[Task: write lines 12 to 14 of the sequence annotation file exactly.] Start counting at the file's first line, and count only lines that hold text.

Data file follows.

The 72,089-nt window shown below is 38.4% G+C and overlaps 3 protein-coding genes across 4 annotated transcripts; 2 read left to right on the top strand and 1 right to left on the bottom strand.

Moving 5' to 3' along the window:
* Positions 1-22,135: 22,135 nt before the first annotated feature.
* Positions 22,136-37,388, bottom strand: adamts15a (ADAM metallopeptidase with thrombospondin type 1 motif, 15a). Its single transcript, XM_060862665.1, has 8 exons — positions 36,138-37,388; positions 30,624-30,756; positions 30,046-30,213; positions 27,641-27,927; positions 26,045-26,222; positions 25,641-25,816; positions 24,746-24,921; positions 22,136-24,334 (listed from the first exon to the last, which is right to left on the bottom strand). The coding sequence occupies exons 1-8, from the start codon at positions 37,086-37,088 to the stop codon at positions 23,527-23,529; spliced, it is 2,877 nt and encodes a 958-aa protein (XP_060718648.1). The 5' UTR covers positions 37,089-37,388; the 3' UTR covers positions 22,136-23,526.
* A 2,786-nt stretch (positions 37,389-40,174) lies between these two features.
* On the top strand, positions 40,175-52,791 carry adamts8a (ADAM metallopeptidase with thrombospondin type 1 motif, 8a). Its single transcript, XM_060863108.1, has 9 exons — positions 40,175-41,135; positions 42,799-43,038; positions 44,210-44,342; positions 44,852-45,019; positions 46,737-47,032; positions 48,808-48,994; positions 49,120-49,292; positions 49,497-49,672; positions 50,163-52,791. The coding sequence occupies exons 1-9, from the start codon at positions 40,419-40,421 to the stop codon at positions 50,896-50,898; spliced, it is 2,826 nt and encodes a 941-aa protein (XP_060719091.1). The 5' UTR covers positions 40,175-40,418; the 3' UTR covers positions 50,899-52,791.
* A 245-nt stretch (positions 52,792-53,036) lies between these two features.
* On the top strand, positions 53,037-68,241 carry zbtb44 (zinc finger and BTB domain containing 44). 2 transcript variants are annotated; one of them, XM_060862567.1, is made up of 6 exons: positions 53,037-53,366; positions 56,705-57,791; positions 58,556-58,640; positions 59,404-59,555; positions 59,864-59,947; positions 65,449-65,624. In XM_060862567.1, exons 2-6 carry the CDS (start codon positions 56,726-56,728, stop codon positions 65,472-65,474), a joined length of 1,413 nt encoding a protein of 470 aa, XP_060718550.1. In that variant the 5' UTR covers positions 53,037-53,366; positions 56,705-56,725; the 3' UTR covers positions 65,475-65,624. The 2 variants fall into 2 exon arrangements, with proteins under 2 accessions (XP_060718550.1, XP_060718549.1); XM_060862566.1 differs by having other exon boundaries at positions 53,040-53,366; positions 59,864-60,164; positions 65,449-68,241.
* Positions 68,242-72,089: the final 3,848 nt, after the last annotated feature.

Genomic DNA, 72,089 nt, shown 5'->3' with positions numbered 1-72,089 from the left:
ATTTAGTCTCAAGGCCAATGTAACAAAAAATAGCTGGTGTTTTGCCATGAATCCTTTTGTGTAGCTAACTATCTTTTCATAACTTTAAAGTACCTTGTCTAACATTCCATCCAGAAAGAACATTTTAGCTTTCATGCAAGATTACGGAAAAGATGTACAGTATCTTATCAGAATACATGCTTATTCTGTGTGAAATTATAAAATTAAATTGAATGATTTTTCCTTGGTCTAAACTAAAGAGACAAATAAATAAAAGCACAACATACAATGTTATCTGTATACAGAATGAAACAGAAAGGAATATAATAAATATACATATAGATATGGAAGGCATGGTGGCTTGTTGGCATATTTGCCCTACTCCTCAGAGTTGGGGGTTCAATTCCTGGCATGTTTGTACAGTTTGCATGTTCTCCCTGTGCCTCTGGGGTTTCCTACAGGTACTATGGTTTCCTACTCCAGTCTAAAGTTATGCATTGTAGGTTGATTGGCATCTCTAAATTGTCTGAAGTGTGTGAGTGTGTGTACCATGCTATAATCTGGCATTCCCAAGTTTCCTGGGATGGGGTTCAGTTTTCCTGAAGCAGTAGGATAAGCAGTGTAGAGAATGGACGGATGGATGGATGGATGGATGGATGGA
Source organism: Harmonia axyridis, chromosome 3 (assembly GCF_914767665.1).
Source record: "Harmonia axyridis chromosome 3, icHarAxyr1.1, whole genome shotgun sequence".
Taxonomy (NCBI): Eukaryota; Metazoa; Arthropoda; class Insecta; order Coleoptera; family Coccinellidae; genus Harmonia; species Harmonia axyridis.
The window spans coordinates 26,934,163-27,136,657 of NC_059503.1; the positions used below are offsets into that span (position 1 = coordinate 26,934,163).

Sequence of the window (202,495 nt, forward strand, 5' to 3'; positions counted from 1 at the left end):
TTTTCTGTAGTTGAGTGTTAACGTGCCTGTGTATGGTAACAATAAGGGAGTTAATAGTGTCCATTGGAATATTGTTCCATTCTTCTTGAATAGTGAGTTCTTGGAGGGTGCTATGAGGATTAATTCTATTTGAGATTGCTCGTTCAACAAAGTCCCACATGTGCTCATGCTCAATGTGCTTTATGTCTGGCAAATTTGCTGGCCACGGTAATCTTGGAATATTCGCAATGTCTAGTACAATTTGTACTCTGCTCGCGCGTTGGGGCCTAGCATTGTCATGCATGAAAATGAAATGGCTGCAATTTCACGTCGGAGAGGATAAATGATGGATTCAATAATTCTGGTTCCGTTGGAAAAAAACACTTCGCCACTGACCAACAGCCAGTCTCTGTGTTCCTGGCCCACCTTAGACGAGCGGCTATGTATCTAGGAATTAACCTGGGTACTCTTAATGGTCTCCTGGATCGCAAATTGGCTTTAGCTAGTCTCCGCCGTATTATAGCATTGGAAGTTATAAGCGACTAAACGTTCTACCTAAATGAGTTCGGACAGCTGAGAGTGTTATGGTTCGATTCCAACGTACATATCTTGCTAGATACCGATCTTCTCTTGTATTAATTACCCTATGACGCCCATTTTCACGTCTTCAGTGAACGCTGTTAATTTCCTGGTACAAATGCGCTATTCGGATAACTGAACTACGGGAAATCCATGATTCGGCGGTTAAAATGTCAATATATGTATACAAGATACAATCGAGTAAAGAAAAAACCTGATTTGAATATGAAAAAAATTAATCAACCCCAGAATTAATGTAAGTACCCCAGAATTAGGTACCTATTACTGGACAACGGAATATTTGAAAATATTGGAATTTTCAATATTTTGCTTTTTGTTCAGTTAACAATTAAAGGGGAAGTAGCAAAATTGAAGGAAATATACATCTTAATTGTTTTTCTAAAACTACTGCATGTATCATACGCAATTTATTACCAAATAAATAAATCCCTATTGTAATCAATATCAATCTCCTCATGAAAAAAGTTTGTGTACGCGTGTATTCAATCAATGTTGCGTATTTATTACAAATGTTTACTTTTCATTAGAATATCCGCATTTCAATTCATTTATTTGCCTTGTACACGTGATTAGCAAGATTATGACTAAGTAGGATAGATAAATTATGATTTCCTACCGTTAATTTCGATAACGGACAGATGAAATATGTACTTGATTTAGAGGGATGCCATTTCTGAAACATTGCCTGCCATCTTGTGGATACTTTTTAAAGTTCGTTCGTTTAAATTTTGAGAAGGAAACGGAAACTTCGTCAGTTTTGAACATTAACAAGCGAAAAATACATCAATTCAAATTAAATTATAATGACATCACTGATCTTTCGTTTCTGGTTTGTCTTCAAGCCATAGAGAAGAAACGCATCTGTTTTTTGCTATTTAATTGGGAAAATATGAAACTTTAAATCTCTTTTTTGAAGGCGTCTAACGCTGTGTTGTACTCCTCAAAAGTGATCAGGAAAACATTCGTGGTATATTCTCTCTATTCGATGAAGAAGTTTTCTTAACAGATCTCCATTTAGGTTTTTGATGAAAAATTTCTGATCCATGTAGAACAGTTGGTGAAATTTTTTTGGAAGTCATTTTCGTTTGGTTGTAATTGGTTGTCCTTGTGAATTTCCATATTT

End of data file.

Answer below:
Source organism: Harmonia axyridis, chromosome 3 (assembly GCF_914767665.1).
Source record: "Harmonia axyridis chromosome 3, icHarAxyr1.1, whole genome shotgun sequence".
Taxonomy (NCBI): Eukaryota; Metazoa; Arthropoda; class Insecta; order Coleoptera; family Coccinellidae; genus Harmonia; species Harmonia axyridis.